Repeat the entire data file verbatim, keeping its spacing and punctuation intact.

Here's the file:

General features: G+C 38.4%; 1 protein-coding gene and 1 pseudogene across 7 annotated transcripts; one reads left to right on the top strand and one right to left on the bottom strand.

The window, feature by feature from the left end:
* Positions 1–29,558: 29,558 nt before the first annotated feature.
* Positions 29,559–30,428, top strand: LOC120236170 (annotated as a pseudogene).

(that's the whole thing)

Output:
General features: G+C 38.4%; 1 protein-coding gene and 1 pseudogene across 7 annotated transcripts; one reads left to right on the top strand and one right to left on the bottom strand.

The window, feature by feature from the left end:
* Positions 1–29,558: 29,558 nt before the first annotated feature.
* Positions 29,559–30,428, top strand: LOC120236170 (annotated as a pseudogene).